- The first option is to have both eyes corrected for distance while still requiring reading glasses. This scenario is still the most common refractive preference for patients undergoing cataract surgery today.
- The second option is to have monovision (in which one lens corrects for distance and one lens corrects near vision), which is my absolute favorite because patients seem to accommodate really well. This option works best when a patient has already experienced and adapted to monovision with contact lenses.
- The third option is a multifocal lens that is corrected for both eyes (distance and near). The downside for patients with regards to multifocal lenses is that they can result in glare/halos at night and loss in contrast.
- The fourth option is bilateral myopia for reading for jewelers or patients who perform a ton of near work. This scenario is typically the best surgical outcome for life-long myopic patients who are happy with their uncorrected near vision and habitually remove their glasses for reading/near work.
All of these options are presented to the patient who will then make a decision based on financial considerations, lifestyle, and preferences. With the refractive knowledge of the optometrist and the surgical power of the ophthalmologist, the potential is there to build a fantastic plan for the patient.
Reason #4: You'll get to work to serve patients while co-managing
Every specialty surgery setting co-manages with hundreds of optometrists within the area. When working in a subspecialty setting you are able to network with optometrists throughout your area (they’re constantly referring patients to your practice). When a patient visits us, they are referred to us by our amazing optometrist partners. We have over 300 referring optometrists at Dougherty Laser Vision.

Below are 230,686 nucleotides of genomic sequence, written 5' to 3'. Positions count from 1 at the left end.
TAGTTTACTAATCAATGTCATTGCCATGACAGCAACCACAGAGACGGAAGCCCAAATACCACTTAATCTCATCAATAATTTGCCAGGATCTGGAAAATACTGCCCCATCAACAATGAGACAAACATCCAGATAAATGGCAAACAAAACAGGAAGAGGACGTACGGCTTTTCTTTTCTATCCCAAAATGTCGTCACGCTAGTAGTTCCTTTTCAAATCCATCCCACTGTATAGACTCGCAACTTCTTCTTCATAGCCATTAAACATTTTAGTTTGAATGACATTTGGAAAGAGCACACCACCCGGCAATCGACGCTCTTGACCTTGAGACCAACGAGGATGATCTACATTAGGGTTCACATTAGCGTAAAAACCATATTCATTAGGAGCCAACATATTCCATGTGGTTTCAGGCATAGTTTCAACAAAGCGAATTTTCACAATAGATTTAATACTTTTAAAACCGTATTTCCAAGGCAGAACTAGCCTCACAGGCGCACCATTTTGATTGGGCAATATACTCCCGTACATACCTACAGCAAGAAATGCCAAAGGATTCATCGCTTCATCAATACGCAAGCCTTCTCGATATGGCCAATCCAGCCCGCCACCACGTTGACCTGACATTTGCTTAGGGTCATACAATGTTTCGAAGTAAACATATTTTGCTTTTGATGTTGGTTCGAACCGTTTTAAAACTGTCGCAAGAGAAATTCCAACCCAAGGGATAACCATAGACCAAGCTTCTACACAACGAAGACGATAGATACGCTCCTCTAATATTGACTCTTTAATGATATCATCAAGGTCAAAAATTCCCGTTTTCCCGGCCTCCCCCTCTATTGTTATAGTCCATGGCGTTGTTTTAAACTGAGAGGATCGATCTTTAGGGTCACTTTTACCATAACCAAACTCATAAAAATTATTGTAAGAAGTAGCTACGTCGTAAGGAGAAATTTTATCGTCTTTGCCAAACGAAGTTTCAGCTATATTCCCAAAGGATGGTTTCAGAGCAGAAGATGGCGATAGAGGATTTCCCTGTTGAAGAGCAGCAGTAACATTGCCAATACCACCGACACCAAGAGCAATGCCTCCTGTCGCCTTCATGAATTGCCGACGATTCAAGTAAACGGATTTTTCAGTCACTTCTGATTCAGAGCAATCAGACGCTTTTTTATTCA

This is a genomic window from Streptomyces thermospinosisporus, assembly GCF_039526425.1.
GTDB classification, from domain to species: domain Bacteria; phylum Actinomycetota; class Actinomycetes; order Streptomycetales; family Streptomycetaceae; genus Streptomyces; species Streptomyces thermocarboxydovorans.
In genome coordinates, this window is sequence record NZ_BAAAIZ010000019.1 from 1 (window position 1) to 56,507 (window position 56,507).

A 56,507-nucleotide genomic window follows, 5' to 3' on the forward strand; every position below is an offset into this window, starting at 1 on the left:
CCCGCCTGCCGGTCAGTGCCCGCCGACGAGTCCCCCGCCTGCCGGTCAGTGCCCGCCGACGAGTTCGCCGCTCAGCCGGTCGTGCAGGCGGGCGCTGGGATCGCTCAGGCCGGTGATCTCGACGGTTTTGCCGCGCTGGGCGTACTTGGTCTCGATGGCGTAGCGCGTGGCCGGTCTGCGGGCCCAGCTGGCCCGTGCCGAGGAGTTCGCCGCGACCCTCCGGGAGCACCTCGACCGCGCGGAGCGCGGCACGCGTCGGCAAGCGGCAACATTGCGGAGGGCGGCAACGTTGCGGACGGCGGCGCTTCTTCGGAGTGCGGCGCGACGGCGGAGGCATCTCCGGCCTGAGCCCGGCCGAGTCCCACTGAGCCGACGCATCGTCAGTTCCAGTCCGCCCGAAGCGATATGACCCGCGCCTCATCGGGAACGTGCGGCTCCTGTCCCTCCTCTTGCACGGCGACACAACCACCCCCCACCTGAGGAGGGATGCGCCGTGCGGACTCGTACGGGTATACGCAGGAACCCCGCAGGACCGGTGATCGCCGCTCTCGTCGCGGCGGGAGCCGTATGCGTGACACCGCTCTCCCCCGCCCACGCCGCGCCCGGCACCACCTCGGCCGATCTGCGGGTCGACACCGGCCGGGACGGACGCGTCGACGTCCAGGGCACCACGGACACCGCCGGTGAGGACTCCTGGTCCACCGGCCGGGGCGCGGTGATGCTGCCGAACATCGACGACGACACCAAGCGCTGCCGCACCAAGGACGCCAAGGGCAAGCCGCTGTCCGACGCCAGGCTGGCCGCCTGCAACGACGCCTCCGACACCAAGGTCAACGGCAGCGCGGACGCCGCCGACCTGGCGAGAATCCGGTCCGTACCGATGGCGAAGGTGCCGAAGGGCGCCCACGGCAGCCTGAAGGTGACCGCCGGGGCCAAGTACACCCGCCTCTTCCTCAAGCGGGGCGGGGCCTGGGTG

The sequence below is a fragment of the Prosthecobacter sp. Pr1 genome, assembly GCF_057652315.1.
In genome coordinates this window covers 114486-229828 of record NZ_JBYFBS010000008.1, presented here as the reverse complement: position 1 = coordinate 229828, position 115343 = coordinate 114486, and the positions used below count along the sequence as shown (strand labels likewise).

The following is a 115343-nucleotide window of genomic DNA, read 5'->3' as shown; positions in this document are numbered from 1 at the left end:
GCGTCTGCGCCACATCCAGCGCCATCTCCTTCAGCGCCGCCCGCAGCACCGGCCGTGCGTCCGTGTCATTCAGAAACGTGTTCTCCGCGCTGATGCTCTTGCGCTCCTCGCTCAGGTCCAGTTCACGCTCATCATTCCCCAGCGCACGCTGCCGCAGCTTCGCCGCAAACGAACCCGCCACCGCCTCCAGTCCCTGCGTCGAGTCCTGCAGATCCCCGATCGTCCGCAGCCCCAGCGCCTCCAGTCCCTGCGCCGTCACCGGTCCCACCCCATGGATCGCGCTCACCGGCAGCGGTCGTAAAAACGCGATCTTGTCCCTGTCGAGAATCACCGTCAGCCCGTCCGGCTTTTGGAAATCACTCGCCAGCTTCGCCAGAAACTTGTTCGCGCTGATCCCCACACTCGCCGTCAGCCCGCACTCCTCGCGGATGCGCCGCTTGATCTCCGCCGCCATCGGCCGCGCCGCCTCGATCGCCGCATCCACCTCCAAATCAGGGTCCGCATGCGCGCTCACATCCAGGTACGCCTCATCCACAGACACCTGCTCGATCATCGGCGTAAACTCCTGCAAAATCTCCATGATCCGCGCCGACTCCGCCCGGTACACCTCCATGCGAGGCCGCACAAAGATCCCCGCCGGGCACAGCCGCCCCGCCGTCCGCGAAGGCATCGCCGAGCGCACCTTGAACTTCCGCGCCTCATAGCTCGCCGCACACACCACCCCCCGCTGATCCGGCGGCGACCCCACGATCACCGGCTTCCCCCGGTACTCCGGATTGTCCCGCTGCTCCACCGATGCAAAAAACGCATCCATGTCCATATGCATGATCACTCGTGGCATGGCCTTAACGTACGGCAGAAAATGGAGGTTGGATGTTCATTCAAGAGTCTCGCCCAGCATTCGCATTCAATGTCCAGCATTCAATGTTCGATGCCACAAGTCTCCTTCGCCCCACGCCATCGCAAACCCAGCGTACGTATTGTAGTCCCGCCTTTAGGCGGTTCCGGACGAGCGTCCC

We then take a proactive role in building relationships with our key eyecare provider network and co-managing the patient together. While doing so, one of the positive consequences is that you simultaneously build a strong network and relationship with these doctors.
Reason #5: You will learn the new refractive surgery options to be better equipped to educate and inform patients
There are new refractive surgery options that are constantly on the horizon. Working within a surgical subspecialty you have the privilege of being at the epicenter. For example, although Toric ICL has been used all over the world for many years, it has only just recently gained FDA approval in the US. We are finally able to perform Toric ICL in the US and now we can offer patients who are greatly nearsighted with astigmatism this incredible option here in the US. Also, Alcon just released the AcrySof IQ Trifocal Panoptix IOL, which delivers a combination of distance, intermediate, and near.
In conclusion, co-managing patients for refractive & cataract surgery is very rewarding. As the patient’s primary care optometrist, we can guide them through the complex decision and care for them through the process with our extensive knowledge. Learning co-management can increase your ability to take great care of these patients and benefit your career in the future. Refractive surgery is the future, whether you agree or disagree. As optometrists & new graduates, we need to be better equipped to learn the co-management side of optometry & better serve our patients.